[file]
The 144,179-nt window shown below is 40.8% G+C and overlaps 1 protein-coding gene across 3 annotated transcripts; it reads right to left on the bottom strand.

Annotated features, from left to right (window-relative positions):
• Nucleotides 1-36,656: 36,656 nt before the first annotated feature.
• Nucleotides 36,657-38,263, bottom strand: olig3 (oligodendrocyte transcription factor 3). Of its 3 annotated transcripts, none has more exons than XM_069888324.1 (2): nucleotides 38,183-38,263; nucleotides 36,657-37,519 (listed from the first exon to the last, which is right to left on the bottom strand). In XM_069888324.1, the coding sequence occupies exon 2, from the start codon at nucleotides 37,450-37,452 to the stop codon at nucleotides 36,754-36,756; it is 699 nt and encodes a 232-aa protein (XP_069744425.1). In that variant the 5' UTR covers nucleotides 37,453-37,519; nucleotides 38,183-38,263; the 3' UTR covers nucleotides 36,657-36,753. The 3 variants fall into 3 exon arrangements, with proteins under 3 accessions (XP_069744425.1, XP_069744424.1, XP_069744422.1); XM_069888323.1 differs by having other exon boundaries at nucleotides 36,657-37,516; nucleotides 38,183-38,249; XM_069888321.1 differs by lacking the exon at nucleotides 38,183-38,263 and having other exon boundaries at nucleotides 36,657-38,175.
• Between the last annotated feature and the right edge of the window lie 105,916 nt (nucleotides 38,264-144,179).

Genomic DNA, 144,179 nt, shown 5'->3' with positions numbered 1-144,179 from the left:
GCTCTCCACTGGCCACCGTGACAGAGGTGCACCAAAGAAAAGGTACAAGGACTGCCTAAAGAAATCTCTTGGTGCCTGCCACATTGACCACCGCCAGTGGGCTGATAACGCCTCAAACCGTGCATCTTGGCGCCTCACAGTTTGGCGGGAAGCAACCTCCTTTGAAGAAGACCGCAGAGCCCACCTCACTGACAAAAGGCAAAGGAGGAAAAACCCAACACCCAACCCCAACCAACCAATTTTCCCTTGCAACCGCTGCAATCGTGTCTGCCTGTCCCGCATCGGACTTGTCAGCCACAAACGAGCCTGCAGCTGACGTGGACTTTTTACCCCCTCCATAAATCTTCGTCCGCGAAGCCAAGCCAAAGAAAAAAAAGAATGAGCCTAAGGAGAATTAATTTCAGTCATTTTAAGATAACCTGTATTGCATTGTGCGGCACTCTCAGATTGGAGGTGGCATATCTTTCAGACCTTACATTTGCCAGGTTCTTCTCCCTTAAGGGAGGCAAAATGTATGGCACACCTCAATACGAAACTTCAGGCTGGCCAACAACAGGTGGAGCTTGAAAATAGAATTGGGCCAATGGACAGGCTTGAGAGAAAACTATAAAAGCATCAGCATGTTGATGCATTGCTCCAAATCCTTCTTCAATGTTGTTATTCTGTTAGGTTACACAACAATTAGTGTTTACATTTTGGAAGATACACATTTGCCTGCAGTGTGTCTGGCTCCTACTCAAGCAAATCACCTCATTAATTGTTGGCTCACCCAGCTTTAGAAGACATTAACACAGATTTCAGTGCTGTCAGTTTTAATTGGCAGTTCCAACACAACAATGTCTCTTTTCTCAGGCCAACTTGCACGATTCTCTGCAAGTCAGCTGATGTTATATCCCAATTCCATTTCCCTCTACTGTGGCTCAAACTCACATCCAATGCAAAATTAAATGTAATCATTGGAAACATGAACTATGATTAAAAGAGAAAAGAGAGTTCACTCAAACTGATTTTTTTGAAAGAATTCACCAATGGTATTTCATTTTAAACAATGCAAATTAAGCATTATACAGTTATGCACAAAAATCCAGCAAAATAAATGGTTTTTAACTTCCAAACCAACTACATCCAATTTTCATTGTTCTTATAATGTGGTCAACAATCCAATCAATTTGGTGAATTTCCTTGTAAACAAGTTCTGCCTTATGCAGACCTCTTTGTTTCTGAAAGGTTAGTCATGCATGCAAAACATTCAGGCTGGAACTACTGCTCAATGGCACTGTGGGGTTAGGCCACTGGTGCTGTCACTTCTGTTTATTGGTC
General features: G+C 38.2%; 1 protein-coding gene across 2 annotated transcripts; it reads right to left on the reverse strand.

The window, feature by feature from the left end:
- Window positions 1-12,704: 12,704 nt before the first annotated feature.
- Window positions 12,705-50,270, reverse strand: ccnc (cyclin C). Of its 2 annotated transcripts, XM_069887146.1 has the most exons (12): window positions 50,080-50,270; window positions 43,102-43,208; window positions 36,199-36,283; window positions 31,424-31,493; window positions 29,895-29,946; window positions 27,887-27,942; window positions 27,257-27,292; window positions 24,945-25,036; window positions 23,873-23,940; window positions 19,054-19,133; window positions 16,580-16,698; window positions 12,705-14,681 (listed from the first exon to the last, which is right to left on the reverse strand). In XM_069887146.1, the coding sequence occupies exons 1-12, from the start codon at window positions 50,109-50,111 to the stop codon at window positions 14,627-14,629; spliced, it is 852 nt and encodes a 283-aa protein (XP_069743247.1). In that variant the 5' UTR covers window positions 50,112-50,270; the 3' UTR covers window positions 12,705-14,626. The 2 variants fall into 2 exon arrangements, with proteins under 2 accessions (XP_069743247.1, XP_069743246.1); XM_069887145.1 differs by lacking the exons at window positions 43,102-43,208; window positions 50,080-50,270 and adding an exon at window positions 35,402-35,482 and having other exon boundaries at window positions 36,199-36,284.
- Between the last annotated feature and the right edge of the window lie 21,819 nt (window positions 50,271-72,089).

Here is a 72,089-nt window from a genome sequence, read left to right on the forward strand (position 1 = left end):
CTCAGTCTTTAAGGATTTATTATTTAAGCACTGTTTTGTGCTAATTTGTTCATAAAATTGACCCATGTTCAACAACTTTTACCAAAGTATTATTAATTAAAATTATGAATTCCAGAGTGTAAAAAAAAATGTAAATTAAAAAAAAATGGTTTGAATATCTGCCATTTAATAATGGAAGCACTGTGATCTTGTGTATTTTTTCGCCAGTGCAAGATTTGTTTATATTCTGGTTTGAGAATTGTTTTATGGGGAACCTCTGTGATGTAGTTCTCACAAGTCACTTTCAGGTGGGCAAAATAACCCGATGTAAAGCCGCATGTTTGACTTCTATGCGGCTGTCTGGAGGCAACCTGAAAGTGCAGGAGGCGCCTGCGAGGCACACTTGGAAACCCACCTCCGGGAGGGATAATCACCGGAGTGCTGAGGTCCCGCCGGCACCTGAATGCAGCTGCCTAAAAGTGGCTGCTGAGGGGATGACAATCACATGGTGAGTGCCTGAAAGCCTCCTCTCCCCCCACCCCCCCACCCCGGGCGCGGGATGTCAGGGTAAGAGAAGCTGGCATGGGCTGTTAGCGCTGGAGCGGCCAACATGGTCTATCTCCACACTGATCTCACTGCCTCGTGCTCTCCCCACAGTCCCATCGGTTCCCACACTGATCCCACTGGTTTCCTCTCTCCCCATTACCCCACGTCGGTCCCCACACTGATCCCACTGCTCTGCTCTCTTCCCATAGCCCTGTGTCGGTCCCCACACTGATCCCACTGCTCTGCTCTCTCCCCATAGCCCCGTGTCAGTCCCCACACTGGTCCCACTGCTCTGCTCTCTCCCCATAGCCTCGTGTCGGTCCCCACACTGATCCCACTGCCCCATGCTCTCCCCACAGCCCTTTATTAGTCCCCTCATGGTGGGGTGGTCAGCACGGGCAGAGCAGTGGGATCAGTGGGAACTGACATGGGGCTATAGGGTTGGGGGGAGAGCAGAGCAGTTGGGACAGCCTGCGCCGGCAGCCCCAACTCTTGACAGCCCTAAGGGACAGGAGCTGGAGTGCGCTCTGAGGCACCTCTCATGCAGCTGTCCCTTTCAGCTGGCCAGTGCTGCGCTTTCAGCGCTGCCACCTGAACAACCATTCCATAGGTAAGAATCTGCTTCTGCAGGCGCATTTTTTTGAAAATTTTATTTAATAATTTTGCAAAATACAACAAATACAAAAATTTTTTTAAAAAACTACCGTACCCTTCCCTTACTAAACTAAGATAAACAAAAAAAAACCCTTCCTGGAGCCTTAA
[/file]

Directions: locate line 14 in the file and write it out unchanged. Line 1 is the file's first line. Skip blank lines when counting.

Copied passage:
CTCAGTCTTTAAGGATTTATTATTTAAGCACTGTTTTGTGCTAATTTGTTCATAAAATTGACCCATGTTCAACAACTTTTACCAAAGTATTATTAATTAAAATTATGAATTCCAGAGTGTAAAAAAAAATGTAAATTAAAAAAAAATGGTTTGAATATCTGCCATTTAATAATGGAAGCACTGTGATCTTGTGTATTTTTTCGCCAGTGCAAGATTTGTTTATATTCTGGTTTGAGAATTGTTTTATGGGGAACCTCTGTGATGTAGTTCTCACAAGTCACTTTCAGGTGGGCAAAATAACCCGATGTAAAGCCGCATGTTTGACTTCTATGCGGCTGTCTGGAGGCAACCTGAAAGTGCAGGAGGCGCCTGCGAGGCACACTTGGAAACCCACCTCCGGGAGGGATAATCACCGGAGTGCTGAGGTCCCGCCGGCACCTGAATGCAGCTGCCTAAAAGTGGCTGCTGAGGGGATGACAATCACATGGTGAGTGCCTGAAAGCCTCCTCTCCCCCCACCCCCCCACCCCGGGCGCGGGATGTCAGGGTAAGAGAAGCTGGCATGGGCTGTTAGCGCTGGAGCGGCCAACATGGTCTATCTCCACACTGATCTCACTGCCTCGTGCTCTCCCCACAGTCCCATCGGTTCCCACACTGATCCCACTGGTTTCCTCTCTCCCCATTACCCCACGTCGGTCCCCACACTGATCCCACTGCTCTGCTCTCTTCCCATAGCCCTGTGTCGGTCCCCACACTGATCCCACTGCTCTGCTCTCTCCCCATAGCCCCGTGTCAGTCCCCACACTGGTCCCACTGCTCTGCTCTCTCCCCATAGCCTCGTGTCGGTCCCCACACTGATCCCACTGCCCCATGCTCTCCCCACAGCCCTTTATTAGTCCCCTCATGGTGGGGTGGTCAGCACGGGCAGAGCAGTGGGATCAGTGGGAACTGACATGGGGCTATAGGGTTGGGGGGAGAGCAGAGCAGTTGGGACAGCCTGCGCCGGCAGCCCCAACTCTTGACAGCCCTAAGGGACAGGAGCTGGAGTGCGCTCTGAGGCACCTCTCATGCAGCTGTCCCTTTCAGCTGGCCAGTGCTGCGCTTTCAGCGCTGCCACCTGAACAACCATTCCATAGGTAAGAATCTGCTTCTGCAGGCGCATTTTTTTGAAAATTTTATTTAATAATTTTGCAAAATACAACAAATACAAAAATTTTTTTAAAAAACTACCGTACCCTTCCCTTACTAAACTAAGATAAACAAAAAAAAACCCTTCCTGGAGCCTTAA